For example, what kind of person says this: “Do not think that I have come to abolish the Law or the Prophets; I have not come to abolish them but to fulfill them” (Matt. 5:17)? Jesus overtly declares that the entire Law and Prophets point to him and are fulfilled in him, which is to “gospel” exactly as does Paul, who says it this way: “according to the Scriptures.”

      What kind of person chooses the symbolic number twelve, which connects to the formation of Israel as a twelve-tribe people and also to the hope for the revival of the ten lost tribes? But there’s more: Jesus does not include himself because he perceives himself to be the Lord of the Twelve. Jesus, by appointing twelve, saw history coming to completion and saw himself as Lord of that completion. That is gospeling! And it’s the gospel of all the apostles.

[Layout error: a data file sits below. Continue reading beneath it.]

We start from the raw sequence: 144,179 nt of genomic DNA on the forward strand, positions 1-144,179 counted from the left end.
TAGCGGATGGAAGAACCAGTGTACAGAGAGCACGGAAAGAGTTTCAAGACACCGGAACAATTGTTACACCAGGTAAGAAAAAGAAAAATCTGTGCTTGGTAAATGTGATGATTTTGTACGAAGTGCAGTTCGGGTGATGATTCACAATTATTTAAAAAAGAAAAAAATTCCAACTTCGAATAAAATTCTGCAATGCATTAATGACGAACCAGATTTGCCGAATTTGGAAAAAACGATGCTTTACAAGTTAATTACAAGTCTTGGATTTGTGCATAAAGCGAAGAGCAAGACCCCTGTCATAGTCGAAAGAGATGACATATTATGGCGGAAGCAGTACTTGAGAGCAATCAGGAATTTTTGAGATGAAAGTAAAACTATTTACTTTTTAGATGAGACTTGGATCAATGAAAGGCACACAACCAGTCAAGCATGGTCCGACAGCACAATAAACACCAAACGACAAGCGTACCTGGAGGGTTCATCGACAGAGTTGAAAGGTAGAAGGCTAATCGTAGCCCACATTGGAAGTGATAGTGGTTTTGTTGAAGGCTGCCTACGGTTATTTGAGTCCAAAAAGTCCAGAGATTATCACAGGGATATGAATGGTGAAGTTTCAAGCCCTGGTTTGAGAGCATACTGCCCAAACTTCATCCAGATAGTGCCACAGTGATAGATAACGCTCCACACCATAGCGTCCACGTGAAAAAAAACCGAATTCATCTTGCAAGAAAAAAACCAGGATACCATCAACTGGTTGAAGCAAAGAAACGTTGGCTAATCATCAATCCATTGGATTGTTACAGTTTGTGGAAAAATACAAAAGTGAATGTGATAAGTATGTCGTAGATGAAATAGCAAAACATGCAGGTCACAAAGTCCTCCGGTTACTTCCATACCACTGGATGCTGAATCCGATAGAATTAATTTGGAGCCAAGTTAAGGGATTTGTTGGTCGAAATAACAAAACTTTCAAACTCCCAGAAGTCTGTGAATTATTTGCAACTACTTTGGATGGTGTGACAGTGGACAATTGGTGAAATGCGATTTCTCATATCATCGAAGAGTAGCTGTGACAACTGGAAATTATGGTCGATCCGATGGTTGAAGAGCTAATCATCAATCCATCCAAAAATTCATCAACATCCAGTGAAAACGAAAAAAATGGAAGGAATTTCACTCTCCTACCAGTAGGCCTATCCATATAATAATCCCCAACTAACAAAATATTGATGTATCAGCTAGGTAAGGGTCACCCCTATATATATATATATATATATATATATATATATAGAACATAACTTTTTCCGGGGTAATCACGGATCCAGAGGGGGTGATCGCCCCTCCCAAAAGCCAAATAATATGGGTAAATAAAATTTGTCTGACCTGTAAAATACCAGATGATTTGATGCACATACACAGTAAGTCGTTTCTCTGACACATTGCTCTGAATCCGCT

What kind of person predicts more than once that he will not only die but also rise, as Jesus does in Mark 9:31?

      What kind of person sums up his life as the Son of Man who came to give his life as a ransom for many, but does so in ways that combine Daniel 7’s Son of Man vision with Isaiah 42-53’s servant image? That is what we find when we combine Mark 10:45 with Mark 14:24.

      What kind of person sees himself as the Passover, as Jesus does at the Last Supper? Here Jesus synthesizes profound images, makes sense of his own life through those images, and declares that he himself is the redeeming, forgiving agent for Israel. Again, we are right where Paul was in 1 Corinthians 15, when he said Jesus died “for our sins.” This is Paul’s gospel in the words and actions of Jesus.